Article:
Jim Carney

A Litchfield Middle School student was near the front of the line, eager to get a ticket to see President Barack Obama in Akron on Wednesday.

“He inspires me,” said seventh-grader Jaylen Bell, 12, who was in line Monday, nearly two hours before tickets were to be distributed. “To see that he is president makes me believe that I can do something big, too.”

Obama is scheduled to appear at 4 p.m. Wednesday at the John S. Knight Center in downtown Akron. A “limited number” of tickets were made available to the public and all were handed out Monday.

Campaign officials would not specify an exact figure. A campaign stop at the convention center in February 2008 drew a crowd of 6,000.

Jaylen, his mother, Joan Bell, and his grandmother, Antoinette Bell, were among the throngs who waited in a long line outside Obama’s Akron campaign headquarters at Westgate Plaza on West Market Street.

Joan Bell, a language arts teacher at Jennings Middle School, said she and several members of her family saw Obama speak during his visit to Akron four years ago. “I think he is going to be great,” she said. “See this line of people who want to see him and hear what he has to say?”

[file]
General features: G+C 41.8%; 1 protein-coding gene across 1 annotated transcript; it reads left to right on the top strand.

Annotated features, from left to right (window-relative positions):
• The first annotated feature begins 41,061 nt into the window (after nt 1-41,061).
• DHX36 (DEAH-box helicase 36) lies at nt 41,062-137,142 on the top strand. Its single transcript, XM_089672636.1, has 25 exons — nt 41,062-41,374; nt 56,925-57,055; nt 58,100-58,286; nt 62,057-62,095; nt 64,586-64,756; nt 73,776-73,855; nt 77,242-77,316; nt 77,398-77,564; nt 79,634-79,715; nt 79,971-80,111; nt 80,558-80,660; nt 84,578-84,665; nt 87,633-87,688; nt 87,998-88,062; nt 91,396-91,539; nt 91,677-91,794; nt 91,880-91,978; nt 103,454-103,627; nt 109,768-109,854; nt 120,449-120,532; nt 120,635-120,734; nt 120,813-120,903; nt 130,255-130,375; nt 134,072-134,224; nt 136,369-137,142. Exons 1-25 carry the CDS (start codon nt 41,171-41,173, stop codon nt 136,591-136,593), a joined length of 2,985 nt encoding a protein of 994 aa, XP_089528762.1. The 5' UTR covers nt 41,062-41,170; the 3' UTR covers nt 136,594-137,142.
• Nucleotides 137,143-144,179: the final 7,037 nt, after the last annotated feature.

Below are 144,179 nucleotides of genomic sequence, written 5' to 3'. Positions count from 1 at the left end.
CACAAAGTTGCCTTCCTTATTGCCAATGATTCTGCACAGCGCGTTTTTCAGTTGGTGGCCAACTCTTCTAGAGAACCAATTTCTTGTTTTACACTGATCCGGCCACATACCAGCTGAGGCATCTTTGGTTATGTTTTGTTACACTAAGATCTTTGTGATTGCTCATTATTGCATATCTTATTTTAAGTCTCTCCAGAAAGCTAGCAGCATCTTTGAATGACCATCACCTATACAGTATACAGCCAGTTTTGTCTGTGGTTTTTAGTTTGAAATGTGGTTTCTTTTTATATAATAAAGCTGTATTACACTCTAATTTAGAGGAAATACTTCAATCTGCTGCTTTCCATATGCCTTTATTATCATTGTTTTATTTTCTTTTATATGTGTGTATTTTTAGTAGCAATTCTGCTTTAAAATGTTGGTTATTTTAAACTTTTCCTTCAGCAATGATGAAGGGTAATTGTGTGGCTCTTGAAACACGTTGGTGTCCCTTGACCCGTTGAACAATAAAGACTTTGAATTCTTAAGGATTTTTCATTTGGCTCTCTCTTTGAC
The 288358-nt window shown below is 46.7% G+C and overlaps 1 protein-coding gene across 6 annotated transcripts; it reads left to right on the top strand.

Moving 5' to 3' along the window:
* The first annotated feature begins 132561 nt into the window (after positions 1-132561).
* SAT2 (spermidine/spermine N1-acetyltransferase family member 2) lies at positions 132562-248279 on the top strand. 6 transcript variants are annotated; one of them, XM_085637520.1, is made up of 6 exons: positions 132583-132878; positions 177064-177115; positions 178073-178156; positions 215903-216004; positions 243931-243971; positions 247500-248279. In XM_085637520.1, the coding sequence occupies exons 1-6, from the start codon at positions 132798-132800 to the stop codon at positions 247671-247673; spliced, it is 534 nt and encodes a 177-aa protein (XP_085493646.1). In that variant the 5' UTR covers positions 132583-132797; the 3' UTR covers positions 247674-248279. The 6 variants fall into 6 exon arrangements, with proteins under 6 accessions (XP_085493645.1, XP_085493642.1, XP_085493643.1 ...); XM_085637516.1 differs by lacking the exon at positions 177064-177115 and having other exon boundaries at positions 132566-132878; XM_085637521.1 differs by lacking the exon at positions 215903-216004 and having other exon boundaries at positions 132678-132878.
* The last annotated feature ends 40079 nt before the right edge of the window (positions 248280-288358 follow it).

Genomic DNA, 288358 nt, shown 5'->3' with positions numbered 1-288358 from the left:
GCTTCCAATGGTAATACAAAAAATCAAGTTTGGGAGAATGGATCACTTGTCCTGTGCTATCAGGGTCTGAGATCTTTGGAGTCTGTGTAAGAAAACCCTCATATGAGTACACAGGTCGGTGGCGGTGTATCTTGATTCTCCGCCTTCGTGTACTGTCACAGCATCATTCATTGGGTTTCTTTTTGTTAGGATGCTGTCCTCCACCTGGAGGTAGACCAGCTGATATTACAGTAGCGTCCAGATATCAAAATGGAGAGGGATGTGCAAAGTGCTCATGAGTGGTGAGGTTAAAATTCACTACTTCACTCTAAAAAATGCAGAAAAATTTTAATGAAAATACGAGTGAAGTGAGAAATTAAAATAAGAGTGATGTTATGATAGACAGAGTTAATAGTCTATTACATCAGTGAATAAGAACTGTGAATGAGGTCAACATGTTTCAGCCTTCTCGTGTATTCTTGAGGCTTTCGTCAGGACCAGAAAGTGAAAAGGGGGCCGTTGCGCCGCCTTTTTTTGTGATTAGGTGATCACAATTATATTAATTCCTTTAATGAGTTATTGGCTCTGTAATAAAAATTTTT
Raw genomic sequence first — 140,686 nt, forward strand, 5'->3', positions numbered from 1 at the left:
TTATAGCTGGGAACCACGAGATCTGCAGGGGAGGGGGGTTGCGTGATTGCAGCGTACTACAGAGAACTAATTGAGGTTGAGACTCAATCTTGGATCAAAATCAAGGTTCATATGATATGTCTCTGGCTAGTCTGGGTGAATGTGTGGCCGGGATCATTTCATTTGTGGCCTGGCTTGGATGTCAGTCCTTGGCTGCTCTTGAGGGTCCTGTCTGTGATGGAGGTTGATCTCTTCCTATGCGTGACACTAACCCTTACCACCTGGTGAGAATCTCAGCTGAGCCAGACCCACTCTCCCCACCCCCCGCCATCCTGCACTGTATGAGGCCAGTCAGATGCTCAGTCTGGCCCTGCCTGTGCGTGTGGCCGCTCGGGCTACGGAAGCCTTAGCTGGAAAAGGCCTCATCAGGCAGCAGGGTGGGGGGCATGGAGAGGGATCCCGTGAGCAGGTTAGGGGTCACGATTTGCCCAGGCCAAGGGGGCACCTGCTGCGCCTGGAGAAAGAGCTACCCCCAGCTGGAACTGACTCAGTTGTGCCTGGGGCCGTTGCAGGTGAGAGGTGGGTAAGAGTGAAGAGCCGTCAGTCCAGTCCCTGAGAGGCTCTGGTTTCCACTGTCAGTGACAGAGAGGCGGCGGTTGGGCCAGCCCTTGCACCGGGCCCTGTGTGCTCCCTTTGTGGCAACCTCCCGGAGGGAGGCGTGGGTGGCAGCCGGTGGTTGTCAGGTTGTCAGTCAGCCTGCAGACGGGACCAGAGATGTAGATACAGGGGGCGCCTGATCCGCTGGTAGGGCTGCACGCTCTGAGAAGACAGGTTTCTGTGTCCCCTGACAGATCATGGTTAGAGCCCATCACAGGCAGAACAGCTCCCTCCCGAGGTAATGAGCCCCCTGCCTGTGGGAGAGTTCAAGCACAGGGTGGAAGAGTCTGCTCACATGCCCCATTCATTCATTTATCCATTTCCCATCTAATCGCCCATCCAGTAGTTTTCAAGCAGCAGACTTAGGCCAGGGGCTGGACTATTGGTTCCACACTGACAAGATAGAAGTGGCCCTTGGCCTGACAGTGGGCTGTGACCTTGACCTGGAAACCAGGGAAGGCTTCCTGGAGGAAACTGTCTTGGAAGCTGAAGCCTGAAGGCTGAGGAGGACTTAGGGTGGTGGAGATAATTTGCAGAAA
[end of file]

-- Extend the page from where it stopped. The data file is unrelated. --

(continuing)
Tickets were distributed first-come, first-served at the West Market Street office, the Knight Center and at Obama’s Twinsburg campaign office.

The president is scheduled to arrive at Akron-Canton Airport on Air Force One after a campaign appearance in Mansfield.

Downtown traffic is expected to be hectic Wednesday in the afternoon and evening as many streets will be shut down during the president’s visit. Police recommend drivers plan alternative routes.

The Akron appearance will be the president’s second visit to the area in as many months.

Obama spent the night in Fairlawn on July 5 after a campaign stop in Parma. He ate breakfast and visited with voters in Akron the following morning on his way to a campaign stop near Youngstown.

Presumed Republican presidential candidate Mitt Romney has not yet visited Summit County, but he did stop in Brunswick in Medina County.

Marylou Turk, 81, of Richfield, a retired computer programmer, was in line after 9 a.m. to get her tickets to see Obama. So was Barb Blaser, 66, of Cuyahoga Falls, a retired Berea school counselor. Both women have never seen the president in person.

“I am thrilled to see him — absolutely,” Blaser said.

Jim Carney can be reached at 330-996-3576 or at jcarney@thebeaconjournal.com.